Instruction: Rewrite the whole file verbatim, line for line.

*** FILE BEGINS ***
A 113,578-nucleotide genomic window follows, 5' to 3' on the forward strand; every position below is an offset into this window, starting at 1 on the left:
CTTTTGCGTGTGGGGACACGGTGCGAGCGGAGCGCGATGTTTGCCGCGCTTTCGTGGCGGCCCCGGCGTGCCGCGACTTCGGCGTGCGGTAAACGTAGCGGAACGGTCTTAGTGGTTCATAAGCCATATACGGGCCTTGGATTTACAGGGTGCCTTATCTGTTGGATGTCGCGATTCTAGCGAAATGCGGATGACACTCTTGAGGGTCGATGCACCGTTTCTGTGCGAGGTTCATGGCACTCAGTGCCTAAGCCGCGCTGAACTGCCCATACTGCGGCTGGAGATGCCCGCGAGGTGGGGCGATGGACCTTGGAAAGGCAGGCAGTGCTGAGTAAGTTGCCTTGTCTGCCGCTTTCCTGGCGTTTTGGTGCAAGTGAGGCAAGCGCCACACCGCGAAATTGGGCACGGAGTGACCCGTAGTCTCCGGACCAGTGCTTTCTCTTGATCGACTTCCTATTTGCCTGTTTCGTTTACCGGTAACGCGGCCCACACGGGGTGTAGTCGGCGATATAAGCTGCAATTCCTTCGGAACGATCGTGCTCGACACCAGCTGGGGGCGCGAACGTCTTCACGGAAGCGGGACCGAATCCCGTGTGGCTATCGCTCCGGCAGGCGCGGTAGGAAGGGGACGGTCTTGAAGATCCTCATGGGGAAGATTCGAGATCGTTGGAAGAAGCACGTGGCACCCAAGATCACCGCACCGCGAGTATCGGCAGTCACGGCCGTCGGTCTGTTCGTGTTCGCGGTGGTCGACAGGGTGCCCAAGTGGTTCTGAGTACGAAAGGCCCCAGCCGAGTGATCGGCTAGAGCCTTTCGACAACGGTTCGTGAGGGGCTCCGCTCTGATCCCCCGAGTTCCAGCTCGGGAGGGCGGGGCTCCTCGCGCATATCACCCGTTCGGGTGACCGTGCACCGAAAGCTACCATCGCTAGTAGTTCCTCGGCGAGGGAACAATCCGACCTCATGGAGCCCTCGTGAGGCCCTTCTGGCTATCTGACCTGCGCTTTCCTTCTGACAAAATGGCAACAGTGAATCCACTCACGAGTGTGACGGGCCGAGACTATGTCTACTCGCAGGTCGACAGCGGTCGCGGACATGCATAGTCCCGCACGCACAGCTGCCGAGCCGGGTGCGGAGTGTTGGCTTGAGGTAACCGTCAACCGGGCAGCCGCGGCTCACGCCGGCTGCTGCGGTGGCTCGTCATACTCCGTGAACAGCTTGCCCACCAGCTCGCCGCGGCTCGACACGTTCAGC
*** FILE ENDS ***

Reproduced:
A 113,578-nucleotide genomic window follows, 5' to 3' on the forward strand; every position below is an offset into this window, starting at 1 on the left:
CTTTTGCGTGTGGGGACACGGTGCGAGCGGAGCGCGATGTTTGCCGCGCTTTCGTGGCGGCCCCGGCGTGCCGCGACTTCGGCGTGCGGTAAACGTAGCGGAACGGTCTTAGTGGTTCATAAGCCATATACGGGCCTTGGATTTACAGGGTGCCTTATCTGTTGGATGTCGCGATTCTAGCGAAATGCGGATGACACTCTTGAGGGTCGATGCACCGTTTCTGTGCGAGGTTCATGGCACTCAGTGCCTAAGCCGCGCTGAACTGCCCATACTGCGGCTGGAGATGCCCGCGAGGTGGGGCGATGGACCTTGGAAAGGCAGGCAGTGCTGAGTAAGTTGCCTTGTCTGCCGCTTTCCTGGCGTTTTGGTGCAAGTGAGGCAAGCGCCACACCGCGAAATTGGGCACGGAGTGACCCGTAGTCTCCGGACCAGTGCTTTCTCTTGATCGACTTCCTATTTGCCTGTTTCGTTTACCGGTAACGCGGCCCACACGGGGTGTAGTCGGCGATATAAGCTGCAATTCCTTCGGAACGATCGTGCTCGACACCAGCTGGGGGCGCGAACGTCTTCACGGAAGCGGGACCGAATCCCGTGTGGCTATCGCTCCGGCAGGCGCGGTAGGAAGGGGACGGTCTTGAAGATCCTCATGGGGAAGATTCGAGATCGTTGGAAGAAGCACGTGGCACCCAAGATCACCGCACCGCGAGTATCGGCAGTCACGGCCGTCGGTCTGTTCGTGTTCGCGGTGGTCGACAGGGTGCCCAAGTGGTTCTGAGTACGAAAGGCCCCAGCCGAGTGATCGGCTAGAGCCTTTCGACAACGGTTCGTGAGGGGCTCCGCTCTGATCCCCCGAGTTCCAGCTCGGGAGGGCGGGGCTCCTCGCGCATATCACCCGTTCGGGTGACCGTGCACCGAAAGCTACCATCGCTAGTAGTTCCTCGGCGAGGGAACAATCCGACCTCATGGAGCCCTCGTGAGGCCCTTCTGGCTATCTGACCTGCGCTTTCCTTCTGACAAAATGGCAACAGTGAATCCACTCACGAGTGTGACGGGCCGAGACTATGTCTACTCGCAGGTCGACAGCGGTCGCGGACATGCATAGTCCCGCACGCACAGCTGCCGAGCCGGGTGCGGAGTGTTGGCTTGAGGTAACCGTCAACCGGGCAGCCGCGGCTCACGCCGGCTGCTGCGGTGGCTCGTCATACTCCGTGAACAGCTTGCCCACCAGCTCGCCGCGGCTCGACACGTTCAGC